Army veteran Charlie Ross has plenty to be thankful for.
A resident of the Veterans Home of California-Barstow, Charlie is among the veterans living at a CalVet Home who shared their blessings with us as we prepare for Thanksgiving Day and dinner with all of the trimmings. Charlie’s story is one of giving and receiving, making it the perfect walkup to the holiday season.
Charlie returned stateside in 1969 after a two-year enlistment that included a tour of duty in Vietnam. He eventually found his bliss in a home in Mississippi that offered spectacular views of the Gulf Coast.
That vanished in an instant, in August 2005, when he fled Hurricane Katrina with his guitar and a few belongings in hand shortly before the 175-mph winds destroyed the home. Charlie came west to California and the Central Valley city of Tulare to stay temporarily with relatives.
During a visit to the local American Legion post, he shared his story with other veterans there, along with his need for a permanent place to live. They told Charlie about the Veterans Home of California-Barstow, and his luck began to change. He moved in later that year and along with his new life at the Home came new friends, including a veteran named Richard Epke. A few Saturdays ago, they went to a holiday toy drive in nearby Victorville, which promised free tee-shirts for all who donated $10 or an unwrapped toy. The event also included a raffle for a vintage Harley-Davidson motorcycle.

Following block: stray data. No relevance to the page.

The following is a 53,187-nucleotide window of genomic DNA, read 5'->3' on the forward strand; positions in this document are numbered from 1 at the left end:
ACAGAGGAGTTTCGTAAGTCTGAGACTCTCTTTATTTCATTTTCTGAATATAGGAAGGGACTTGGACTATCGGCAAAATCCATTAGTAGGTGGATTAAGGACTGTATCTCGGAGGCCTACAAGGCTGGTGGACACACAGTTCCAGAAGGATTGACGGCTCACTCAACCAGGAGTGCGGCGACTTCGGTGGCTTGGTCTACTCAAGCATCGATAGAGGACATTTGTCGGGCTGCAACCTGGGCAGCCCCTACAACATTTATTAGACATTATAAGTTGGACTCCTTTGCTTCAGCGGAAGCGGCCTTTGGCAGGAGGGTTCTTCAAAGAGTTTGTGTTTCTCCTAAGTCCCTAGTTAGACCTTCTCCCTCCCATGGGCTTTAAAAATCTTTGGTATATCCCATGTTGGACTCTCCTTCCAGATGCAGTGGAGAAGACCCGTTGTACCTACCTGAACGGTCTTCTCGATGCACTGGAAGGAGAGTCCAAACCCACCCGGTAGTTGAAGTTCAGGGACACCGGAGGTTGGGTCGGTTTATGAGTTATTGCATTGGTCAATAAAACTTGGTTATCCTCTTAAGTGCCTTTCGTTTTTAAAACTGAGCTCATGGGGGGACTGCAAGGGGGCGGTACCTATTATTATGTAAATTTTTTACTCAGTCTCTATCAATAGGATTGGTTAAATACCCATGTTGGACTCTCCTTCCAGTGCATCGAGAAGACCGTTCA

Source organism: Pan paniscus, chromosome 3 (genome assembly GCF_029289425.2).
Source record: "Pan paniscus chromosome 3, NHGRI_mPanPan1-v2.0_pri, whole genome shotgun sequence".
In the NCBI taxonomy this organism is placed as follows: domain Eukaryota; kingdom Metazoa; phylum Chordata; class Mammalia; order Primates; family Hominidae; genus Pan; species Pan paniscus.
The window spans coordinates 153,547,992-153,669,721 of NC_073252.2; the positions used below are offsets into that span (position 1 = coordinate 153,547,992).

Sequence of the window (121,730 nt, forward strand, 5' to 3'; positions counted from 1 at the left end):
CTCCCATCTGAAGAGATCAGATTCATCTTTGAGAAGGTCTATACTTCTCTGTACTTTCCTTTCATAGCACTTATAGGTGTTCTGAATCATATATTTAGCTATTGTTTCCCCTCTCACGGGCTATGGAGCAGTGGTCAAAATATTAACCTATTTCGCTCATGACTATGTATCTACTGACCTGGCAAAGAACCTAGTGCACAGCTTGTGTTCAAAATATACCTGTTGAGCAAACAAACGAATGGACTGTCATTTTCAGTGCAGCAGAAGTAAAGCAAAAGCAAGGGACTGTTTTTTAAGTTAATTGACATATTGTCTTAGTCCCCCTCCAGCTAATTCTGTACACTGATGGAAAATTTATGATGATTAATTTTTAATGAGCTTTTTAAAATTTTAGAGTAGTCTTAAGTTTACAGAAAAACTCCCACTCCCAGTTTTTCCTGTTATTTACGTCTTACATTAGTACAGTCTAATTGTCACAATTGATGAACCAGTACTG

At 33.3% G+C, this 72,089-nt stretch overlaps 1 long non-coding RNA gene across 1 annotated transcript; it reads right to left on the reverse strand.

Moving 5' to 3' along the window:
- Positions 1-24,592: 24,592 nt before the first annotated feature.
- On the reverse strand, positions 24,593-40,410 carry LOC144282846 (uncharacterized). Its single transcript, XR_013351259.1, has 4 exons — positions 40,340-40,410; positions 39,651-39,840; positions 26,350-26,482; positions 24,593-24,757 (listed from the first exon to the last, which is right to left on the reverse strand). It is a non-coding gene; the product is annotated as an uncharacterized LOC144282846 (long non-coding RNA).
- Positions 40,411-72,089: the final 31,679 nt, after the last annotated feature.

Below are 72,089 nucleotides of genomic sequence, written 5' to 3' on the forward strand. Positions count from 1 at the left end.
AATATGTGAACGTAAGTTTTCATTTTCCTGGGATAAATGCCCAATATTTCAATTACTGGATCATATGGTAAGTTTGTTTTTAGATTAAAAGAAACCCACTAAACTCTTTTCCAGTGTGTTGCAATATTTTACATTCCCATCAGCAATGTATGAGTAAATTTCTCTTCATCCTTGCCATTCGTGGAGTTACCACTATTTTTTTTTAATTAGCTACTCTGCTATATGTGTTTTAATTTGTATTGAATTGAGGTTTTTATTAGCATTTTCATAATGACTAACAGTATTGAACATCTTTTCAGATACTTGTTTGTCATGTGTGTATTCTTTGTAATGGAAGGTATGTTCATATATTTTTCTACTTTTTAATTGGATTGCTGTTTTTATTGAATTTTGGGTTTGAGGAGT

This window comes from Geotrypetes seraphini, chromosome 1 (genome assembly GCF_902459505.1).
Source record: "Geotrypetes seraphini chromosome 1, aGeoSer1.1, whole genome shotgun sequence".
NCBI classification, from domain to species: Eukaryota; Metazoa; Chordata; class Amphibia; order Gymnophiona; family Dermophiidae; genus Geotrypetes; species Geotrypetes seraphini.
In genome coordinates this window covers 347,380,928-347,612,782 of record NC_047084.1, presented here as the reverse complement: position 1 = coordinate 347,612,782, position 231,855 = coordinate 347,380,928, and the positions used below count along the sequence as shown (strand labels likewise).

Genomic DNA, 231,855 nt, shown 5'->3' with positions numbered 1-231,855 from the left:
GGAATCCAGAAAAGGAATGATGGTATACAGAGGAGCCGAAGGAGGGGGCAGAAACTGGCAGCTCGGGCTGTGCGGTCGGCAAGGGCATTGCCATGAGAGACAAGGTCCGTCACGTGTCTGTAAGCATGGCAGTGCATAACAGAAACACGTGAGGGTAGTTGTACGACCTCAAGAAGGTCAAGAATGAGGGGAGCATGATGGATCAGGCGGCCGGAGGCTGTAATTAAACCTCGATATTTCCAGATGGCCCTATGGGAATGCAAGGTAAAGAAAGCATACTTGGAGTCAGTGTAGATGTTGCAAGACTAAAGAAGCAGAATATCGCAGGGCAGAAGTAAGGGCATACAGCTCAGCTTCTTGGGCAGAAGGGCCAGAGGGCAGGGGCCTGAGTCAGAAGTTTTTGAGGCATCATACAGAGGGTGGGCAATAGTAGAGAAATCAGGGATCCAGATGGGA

Charlie bought a raffle ticket, and when the winning number was pulled, it was his. He can no longer ride a motorcycle. However, Richard can; so Charlie turned to him and said, “You can have the bike. “Richard said, ‘Thank you,’ and then sat there quiet for a really long time. I think he was in shock.”
Both men teared up when they told their story back at the Barstow Home.
“It was just natural to give it to him,” Charlie said.
Indeed, he is thankful for many things in his life. That includes surviving Vietnam and escaping Hurricane Katrina. And, it includes landing at the Barstow Home 16 years ago, where he became friends with Richard, who is the second-most thankful person in this story.
“My friend gave me a Harley-Davidson,” Richard said. “What more can I say?”
Barstow Home resident and Vietnam-era Army veteran Judy Richardson counts her blessings.
“As good of health as I have and a place to live,” Judy said, when asked what she is thankful for. “I lived in a trailer for a long time and it should have been condemned. I was pretty worried before I came here. We have more to be thankful for [than] what we don’t have, if we think about it.”
Lyle Hartman, who served in the Air Force from 1961 to 1964, is a resident at the Veterans Home of California-Ventura, which opened in 2010. After his wife died, he initially got on the waiting list to live at the Yountville Home.
Things changed when he went to Santa Clarita to visit his son, who’d seen the Ventura Home and suggested they give it a look. Lyle liked what he saw, and Ventura was able to take in new applicants.
“They transferred the paperwork, and bam! bang! boom! I was living in Ventura 30 days later,” said Lyle, who moved into the Home in October. “I’m thankful for being here. The staff is great and the individual care is outstanding.”
Meanwhile, at the Veterans Home 56 miles away in Chula Vista, Donald Bittner also is thankful. He’s grateful to have a sparkling-clean place to live, for the friends he’s made there, for the staff members who provide care for him, and all of the others at the 400-bed Home.